Over the last three years, the rate of syphilis infections reported in Miami-Dade and Broward counties has risen faster than the rest of the state and much of the nation — a troubling pattern that correlates with a spike in local HIV cases, leading local health officials to ramp up prevention and education efforts.
The two South Florida counties accounted for nearly 42 percent of the 5,340 syphilis cases reported in Florida from 2013-2015, according to the state health department.
Through June 2016, one Miami-Dade clinic has reported a dramatic spike in new cases among its adolescent patients.
“We have seen more cases in the first six months of this year as opposed to the last two years,” said Alex Moreno, clinical manager for the University of Miami Health System’s Promote to Protect program, which operates a testing site and a primary care clinic that focus on HIV-positive teens and young adults.
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He said the program’s clinic logged 13 syphilis cases in 2015, and 12 so far this year.
Syphilis is curable with penicillin shots or pills, but it can be painful and, if not treated promptly, can cause long-term damage. And having syphilis, or any STD that causes a sore or break in the skin, makes it much easier to contract or transmit HIV — a particular concern for Moreno, who said many of the adolescents he works with live with the virus.
“We need to do more work with them,” he said, “so they're not spreading that disease and contracting another disease.”
Lori Jordahl, a sexually transmitted disease program consultant with the Florida Department of Health, said in an email that most syphilis infections are found among gay and bisexual men, and that more than 50 percent of these men are co-infected with HIV.
For that reason, local health officials are targeting men who have sex with men for special outreach, Jordahl said, noting the formation of the Miami Collaborative MSM Workgroup, which brings together healthcare professionals and academics to review data, share resources and strategically plan for ways to reduce infections in South Florida.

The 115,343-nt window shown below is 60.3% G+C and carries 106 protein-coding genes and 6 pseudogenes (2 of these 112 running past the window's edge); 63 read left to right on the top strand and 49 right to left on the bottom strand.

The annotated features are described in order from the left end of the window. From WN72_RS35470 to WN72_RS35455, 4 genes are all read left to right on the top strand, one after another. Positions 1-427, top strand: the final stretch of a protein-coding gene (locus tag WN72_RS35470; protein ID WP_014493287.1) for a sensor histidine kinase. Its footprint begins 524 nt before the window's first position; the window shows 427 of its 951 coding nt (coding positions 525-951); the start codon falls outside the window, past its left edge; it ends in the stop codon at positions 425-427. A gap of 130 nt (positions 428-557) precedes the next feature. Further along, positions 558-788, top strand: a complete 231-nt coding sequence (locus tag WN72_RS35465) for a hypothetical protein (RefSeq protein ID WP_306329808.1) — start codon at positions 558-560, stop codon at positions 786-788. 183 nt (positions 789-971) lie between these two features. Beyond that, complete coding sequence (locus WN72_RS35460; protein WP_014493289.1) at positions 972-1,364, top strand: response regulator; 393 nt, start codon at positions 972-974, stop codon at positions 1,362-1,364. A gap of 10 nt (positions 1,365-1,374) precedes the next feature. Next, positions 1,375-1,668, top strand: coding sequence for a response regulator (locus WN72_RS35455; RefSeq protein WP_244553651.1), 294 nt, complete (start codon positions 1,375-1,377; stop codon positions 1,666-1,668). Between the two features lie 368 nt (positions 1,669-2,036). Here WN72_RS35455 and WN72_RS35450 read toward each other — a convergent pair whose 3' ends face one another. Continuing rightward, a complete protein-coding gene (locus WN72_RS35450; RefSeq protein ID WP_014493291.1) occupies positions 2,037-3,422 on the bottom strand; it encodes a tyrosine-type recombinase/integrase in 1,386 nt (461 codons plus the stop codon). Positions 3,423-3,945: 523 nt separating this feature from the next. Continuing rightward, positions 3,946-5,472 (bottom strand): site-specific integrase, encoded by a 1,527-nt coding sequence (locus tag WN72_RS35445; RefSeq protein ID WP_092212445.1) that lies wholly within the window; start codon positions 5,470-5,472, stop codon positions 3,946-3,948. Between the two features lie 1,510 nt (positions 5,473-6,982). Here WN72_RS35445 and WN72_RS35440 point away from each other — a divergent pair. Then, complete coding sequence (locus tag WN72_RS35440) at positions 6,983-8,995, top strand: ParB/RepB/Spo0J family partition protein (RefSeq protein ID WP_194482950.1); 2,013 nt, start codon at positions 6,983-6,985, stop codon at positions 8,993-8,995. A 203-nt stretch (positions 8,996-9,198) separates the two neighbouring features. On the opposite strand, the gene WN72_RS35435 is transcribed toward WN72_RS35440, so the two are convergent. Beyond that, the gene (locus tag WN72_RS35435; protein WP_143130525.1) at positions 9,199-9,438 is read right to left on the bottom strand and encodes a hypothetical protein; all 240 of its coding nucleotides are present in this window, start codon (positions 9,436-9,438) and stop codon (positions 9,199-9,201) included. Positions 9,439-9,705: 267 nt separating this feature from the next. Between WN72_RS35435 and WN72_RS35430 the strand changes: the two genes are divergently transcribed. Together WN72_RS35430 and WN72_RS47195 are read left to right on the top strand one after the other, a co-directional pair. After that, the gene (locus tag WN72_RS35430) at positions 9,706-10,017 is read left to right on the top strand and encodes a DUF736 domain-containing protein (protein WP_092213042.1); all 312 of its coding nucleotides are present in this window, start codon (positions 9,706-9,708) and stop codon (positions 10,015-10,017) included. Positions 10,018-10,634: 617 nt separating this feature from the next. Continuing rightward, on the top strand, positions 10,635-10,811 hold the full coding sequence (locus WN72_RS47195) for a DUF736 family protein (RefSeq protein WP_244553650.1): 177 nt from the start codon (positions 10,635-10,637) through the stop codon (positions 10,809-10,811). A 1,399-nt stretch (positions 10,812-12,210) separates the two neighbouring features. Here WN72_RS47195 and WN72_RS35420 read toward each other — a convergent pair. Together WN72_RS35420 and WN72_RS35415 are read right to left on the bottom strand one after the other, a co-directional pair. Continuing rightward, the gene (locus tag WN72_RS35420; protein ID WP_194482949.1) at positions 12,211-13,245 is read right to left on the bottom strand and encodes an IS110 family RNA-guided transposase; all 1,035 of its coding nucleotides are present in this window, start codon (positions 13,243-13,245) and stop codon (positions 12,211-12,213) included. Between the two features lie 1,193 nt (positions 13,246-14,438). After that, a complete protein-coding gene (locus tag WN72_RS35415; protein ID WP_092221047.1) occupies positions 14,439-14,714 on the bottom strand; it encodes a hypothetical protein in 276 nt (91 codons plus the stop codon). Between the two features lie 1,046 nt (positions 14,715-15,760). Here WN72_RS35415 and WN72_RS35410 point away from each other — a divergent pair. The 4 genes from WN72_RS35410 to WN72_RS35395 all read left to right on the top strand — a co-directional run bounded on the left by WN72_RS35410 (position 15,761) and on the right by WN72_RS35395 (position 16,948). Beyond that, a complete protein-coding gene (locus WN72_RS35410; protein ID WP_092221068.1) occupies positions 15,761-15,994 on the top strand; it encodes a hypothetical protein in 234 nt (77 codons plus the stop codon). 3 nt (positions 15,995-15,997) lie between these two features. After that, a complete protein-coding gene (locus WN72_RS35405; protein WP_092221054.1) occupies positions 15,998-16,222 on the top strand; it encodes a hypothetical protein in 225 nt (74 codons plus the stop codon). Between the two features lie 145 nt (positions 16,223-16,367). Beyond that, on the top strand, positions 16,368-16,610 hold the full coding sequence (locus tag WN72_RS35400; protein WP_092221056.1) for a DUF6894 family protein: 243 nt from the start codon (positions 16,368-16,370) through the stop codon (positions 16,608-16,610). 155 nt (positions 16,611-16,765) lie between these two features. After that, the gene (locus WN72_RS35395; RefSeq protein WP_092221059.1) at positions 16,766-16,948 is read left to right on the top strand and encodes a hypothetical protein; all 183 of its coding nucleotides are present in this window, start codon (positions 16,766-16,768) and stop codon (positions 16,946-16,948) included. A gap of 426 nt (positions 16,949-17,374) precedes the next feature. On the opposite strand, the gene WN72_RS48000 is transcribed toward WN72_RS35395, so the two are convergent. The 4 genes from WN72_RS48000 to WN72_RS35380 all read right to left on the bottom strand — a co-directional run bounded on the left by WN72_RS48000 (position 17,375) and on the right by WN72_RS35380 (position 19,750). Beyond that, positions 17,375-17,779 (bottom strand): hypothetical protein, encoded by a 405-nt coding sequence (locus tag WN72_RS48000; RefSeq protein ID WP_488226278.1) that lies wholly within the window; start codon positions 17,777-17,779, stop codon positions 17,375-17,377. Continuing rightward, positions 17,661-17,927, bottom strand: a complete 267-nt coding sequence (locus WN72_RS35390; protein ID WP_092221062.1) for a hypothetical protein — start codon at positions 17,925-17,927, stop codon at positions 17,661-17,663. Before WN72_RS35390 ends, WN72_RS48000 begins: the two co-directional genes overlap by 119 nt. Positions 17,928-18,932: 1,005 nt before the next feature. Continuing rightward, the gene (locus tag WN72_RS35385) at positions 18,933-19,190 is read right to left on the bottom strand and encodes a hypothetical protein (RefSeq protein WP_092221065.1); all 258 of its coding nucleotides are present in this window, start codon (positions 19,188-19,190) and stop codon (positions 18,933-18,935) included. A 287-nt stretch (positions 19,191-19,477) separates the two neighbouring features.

“America’s worsening STD epidemic is a clear call for better diagnoses, treatment and prevention efforts,” Jordahl said in the email.
Among 50 metropolitan areas included in the Centers for Disease Control and Prevention’s most recent report on STD surveillance, Miami-Fort Lauderdale had the nation’s fourth-highest rate of syphilis with 14.1 cases per 100,000 people — after New Orleans, Atlanta and San Francisco.
There is no single reason for the rise in syphilis infections, Jordahl said, noting that more cases may be diagnosed because of expanded testing. High risk behaviors and social stigma surrounding STDs and HIV also may lead some to ignore their status and expose others, she said.
As part of its prevention efforts, she said, the health department has contracted with more healthcare providers offering STD screenings, with a focus on gay and bisexual men. She said the department also is stepping up outreach and education efforts, and encouraging doctors and social service workers to get the message out.
In addition, a new rapid-testing tool will be available soon, allowing the department to act more quickly on prevention.